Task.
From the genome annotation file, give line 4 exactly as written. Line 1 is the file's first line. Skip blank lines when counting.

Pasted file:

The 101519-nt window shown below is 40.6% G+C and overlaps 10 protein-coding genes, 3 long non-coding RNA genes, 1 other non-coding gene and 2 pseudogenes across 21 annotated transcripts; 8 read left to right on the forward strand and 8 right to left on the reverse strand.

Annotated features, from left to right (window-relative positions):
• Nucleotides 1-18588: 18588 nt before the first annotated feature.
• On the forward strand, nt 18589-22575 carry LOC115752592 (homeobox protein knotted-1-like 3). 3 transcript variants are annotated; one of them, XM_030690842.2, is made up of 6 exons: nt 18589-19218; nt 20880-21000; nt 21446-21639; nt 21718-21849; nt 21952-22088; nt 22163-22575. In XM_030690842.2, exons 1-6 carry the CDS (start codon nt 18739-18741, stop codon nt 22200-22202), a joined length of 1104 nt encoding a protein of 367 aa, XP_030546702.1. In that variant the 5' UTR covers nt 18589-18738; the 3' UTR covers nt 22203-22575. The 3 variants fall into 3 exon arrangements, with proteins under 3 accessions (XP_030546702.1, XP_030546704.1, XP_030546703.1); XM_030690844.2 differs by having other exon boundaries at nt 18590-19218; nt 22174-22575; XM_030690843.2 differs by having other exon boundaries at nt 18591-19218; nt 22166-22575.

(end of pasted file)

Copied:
• On the forward strand, nt 18589-22575 carry LOC115752592 (homeobox protein knotted-1-like 3). 3 transcript variants are annotated; one of them, XM_030690842.2, is made up of 6 exons: nt 18589-19218; nt 20880-21000; nt 21446-21639; nt 21718-21849; nt 21952-22088; nt 22163-22575. In XM_030690842.2, exons 1-6 carry the CDS (start codon nt 18739-18741, stop codon nt 22200-22202), a joined length of 1104 nt encoding a protein of 367 aa, XP_030546702.1. In that variant the 5' UTR covers nt 18589-18738; the 3' UTR covers nt 22203-22575. The 3 variants fall into 3 exon arrangements, with proteins under 3 accessions (XP_030546702.1, XP_030546704.1, XP_030546703.1); XM_030690844.2 differs by having other exon boundaries at nt 18590-19218; nt 22174-22575; XM_030690843.2 differs by having other exon boundaries at nt 18591-19218; nt 22166-22575.